Teachers' and pre-service teachers' confidence to teach primary school mathematics
Beswick, K and Ashman, D and Callingham, R and McBain, D, Teachers' and pre-service teachers' confidence to teach primary school mathematics, Proceedings of the 2011 Australian Association for Research in Education Conference, 27 November - 1 December 2011, Hobart, Tasmania, pp. 1-10. ISSN 1324-9320 (2011) [Refereed Conference Paper]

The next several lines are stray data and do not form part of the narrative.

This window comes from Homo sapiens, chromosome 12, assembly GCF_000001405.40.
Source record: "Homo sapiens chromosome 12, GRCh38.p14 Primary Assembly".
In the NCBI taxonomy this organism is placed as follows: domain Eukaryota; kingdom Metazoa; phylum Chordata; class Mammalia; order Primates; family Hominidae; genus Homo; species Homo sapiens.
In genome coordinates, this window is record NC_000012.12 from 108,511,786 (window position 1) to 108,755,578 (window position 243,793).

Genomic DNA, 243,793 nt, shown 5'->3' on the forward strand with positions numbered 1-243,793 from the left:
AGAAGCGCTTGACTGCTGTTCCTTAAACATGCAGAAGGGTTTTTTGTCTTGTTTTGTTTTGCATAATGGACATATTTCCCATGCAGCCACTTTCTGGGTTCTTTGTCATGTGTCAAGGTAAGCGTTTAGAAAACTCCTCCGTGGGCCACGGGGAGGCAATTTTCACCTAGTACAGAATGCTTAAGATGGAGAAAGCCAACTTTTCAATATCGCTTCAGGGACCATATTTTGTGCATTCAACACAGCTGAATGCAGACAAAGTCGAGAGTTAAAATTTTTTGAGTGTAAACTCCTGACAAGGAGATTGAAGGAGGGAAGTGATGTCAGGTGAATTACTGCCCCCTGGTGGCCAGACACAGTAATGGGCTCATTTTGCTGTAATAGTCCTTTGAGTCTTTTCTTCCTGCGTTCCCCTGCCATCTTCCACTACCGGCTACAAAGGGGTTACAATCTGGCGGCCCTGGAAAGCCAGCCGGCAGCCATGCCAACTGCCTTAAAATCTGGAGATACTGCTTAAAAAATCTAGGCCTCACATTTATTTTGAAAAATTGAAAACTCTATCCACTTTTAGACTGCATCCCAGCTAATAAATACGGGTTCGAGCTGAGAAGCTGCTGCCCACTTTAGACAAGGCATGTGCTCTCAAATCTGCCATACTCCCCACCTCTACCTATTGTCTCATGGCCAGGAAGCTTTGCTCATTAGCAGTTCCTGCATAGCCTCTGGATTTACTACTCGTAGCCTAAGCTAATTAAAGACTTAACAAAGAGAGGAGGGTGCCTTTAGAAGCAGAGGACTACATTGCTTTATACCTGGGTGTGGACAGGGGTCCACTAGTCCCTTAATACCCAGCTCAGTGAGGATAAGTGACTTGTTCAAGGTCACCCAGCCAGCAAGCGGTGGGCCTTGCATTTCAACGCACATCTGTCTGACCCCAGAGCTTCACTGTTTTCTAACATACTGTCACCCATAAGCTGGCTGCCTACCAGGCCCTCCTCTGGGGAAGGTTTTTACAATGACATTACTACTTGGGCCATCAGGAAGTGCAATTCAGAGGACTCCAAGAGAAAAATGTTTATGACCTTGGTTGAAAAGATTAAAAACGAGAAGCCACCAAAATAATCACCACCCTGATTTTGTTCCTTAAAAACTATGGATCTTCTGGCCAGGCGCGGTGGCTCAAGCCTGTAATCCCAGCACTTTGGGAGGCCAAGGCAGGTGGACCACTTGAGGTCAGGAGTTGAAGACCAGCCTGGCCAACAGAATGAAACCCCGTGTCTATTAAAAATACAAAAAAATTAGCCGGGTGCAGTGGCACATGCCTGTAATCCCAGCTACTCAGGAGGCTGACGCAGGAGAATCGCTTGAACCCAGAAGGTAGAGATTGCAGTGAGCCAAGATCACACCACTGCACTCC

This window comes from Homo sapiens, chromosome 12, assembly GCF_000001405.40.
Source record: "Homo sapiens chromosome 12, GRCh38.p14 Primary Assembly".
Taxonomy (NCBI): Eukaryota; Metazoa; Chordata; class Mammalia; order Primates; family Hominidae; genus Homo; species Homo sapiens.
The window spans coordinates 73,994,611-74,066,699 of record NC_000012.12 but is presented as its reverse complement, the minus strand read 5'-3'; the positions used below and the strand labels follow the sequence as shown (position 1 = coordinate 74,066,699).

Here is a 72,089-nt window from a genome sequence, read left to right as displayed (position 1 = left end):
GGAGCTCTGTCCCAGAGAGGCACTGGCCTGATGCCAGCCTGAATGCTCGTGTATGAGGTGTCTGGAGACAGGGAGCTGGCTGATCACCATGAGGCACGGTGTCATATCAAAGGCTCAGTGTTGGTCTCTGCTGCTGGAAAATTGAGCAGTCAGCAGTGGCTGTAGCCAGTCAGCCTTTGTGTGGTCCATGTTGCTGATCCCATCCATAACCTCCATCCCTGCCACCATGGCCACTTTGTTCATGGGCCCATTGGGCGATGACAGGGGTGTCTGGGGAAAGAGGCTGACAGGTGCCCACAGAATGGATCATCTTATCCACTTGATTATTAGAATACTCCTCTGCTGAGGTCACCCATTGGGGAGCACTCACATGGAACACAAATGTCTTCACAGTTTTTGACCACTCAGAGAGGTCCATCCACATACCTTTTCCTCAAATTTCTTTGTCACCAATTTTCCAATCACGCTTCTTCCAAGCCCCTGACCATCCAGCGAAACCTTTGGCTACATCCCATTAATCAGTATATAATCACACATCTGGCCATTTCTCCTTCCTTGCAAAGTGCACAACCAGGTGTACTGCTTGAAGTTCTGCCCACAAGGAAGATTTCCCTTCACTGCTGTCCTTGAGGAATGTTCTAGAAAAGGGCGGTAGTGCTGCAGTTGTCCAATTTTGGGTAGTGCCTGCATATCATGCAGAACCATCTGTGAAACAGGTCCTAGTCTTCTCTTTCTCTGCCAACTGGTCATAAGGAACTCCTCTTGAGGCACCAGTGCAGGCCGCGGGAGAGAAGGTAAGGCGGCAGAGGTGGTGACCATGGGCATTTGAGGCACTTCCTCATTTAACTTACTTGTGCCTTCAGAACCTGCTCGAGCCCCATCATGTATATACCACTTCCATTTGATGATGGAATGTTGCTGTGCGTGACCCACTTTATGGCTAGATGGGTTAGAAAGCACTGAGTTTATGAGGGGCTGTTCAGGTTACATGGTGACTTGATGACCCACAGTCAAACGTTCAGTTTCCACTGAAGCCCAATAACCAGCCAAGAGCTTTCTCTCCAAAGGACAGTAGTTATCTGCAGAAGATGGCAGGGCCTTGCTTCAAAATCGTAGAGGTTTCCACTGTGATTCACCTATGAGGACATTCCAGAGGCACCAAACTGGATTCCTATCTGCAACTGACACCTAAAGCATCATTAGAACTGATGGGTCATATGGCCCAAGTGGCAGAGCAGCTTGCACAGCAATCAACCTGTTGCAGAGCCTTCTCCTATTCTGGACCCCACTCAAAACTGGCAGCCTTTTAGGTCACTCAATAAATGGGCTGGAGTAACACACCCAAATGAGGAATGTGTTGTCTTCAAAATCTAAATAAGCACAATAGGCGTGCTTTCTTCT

Confidence has been variously defined as a dimension attitude, an outcome of beliefs about one's self-efficacy in a particular situation, and as inherent in the process of learning and linked to identity formation. It is often assumed to be associated with ability and crucial to performance. There is evidence that many primary teachers lack confidence in their ability to teach topics in the mathematics curriculum effectively (Beswick, Watson, & Brown, 2006; Watson, Beswick, Caney, & Skalicky, 2006), and that pre-service teachers have reservations about their preparedness to teach mathematics at the level they will be qualified to teach it. Indeed, mathematics anxiety is commonly reported among pre-service primary teachers (e.g., Uusimaki & Nason, 2004). The pre-service (n = 96) and practising (n = 32) teachers in this study worked together in the pre-service teachers' final mathematics curriculum unit in an approach designed to bridge the perceived theory-practice gap. We were interested in the impact of the unit on the pre-service teachers' confidence. Confidence data were collected using a paper based questionnaire that included one section related to confidence. The section comprised 21 items to which participants responded on 5- point Likert scales indicating the extent of their confidence from Low confidence to High confidence. This paper presents data on the confidence of practising primary teachers and pre-service teachers to teach various aspects of the primary school mathematics curriculum. Differences between the confidence of the two groups of teachers at the start and end of the project, and changes in the pre-service teachers' confidence from the beginning to the end of the semester long unit are examined using t-tests. Unsurprisingly the practising teachers were more confident to teach most topics than were their novice colleagues at the start of the semester but this was not the case at the end. In general the pre-service teachers' confidence improved from beginning to end of the semester.